A reply to Mike Dwyer
Mike’s post is here. Since he’s invited reply by posting, here’s my reply:
Up until rather recently I was, and as an adult had never been anything but a commercial artist. By commercial artist I mean that the value of my work was determined by its ability to provide for me, and then at a certain point, for my family. I rejected (very strongly) the idea that artists should devote anytime to explaining themselves or their work. After all, if you have to explain yourself and/or your work, you haven’t done a very good job of making what you make. (Side note: How delightful it is now that people simply enjoy being on Mon Tiki, without knowing even 2% of what goes into making the sausage.)
At any rate, about ten years ago explaining myself became tantamount; far more important than the work I made. It was tantamount because 1) Explanations were a good form of marketing, and; 2) because if I didn’t have the right explanations for why I made the films I made and and what they meant, there was a nontrivial possibility that I’d go to jail and/or have my house and other assets confiscated by the state. So I started explaining — and once I started explaining myself I found it was very, very, very hard to stop.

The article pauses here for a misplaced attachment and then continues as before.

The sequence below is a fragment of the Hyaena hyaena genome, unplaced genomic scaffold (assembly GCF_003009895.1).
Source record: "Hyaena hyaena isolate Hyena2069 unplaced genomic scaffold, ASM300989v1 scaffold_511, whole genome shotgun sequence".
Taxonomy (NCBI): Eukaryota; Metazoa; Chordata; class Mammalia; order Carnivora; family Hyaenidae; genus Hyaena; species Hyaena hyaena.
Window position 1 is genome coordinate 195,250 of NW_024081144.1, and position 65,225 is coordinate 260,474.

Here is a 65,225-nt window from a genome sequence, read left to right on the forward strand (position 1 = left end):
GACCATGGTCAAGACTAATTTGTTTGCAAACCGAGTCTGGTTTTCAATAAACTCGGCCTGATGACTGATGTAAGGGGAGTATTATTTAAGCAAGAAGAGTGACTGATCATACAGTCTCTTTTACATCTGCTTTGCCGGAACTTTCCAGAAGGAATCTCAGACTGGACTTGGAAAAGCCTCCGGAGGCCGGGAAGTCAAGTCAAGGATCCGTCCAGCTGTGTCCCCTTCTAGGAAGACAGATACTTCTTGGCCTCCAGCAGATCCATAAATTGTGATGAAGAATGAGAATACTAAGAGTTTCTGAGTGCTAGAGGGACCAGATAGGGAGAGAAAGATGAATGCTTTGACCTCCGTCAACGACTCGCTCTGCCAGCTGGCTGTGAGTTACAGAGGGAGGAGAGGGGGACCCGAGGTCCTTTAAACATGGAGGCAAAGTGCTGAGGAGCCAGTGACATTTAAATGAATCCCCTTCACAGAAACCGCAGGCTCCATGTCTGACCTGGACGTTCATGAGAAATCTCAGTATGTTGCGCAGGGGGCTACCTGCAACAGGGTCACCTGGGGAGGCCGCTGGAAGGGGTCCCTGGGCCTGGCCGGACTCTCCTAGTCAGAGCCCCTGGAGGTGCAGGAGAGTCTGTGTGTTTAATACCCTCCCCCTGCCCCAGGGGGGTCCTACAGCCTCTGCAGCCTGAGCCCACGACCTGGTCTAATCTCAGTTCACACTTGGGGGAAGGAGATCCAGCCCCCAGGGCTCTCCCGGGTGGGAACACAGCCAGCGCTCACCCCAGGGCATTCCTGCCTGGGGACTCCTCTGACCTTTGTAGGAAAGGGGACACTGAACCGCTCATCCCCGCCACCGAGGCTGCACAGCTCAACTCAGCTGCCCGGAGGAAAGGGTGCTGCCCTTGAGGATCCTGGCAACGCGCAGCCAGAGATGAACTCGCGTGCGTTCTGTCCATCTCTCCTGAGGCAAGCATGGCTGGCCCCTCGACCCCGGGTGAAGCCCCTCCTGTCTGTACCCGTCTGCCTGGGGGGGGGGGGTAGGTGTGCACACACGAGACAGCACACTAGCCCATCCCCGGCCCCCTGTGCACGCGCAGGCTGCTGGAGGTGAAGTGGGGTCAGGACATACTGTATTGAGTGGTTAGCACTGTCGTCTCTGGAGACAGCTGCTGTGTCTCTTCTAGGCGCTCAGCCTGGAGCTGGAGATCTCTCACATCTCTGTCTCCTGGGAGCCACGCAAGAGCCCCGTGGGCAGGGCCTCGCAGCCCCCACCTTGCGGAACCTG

Mid-summer, keeping up correspondence with someone who has been both a mentor and supporter of my “efforts” (whatever they may be…) I wrote the following:
I have hardly any awareness of The News right now. I’m simply working too much to have the time to keep up, or even care. When I did keep up and care it was because I thought I might get something for my efforts, that somehow “knowing what was going on and having an opinion about it” would further my ambitions as an artist. I suspect my experience now of being largely ignorant of The News is more the norm for most people. This feels vaguely related to your American Futures work, and in a positive way, but I can’t flesh it out more than that.
Now, with some time on my hands between putting Mon Tiki to bed and building Mon Tiki Largo there is some time and space for expression. To what end? Who knows, but knowing that there’s no percentage in it, not for me, not in the life I’m living, makes it easier. I have, and have always had, the urge to express myself. And as long as the benefits to me and my family (however negligible) are not outweighed by the costs, I will continue.
Also, dig this. just this weekend I found a really good tutorial for Bon Jovi’s “Dead or Alive” on ukulele. This is going to kill on Mon Tiki Largo next summer!